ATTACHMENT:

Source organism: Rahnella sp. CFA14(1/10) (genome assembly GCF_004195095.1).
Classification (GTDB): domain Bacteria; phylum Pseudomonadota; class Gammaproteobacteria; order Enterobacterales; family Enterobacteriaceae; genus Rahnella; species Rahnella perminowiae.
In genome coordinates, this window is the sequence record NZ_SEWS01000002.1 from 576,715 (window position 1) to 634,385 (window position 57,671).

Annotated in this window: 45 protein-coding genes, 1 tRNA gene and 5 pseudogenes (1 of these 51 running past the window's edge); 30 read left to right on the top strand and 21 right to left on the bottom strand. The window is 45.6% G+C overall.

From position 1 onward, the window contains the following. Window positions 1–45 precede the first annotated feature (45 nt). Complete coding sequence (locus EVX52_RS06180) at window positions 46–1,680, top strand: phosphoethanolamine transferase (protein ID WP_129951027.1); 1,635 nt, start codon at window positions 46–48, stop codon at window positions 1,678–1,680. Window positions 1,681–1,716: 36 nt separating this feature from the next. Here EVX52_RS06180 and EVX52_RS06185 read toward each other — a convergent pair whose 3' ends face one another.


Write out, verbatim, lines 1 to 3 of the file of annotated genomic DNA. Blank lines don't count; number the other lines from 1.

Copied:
Source organism: Rahnella sp. CFA14(1/10) (genome assembly GCF_004195095.1).
Classification (GTDB): domain Bacteria; phylum Pseudomonadota; class Gammaproteobacteria; order Enterobacterales; family Enterobacteriaceae; genus Rahnella; species Rahnella perminowiae.
In genome coordinates, this window is the sequence record NZ_SEWS01000002.1 from 576,715 (window position 1) to 634,385 (window position 57,671).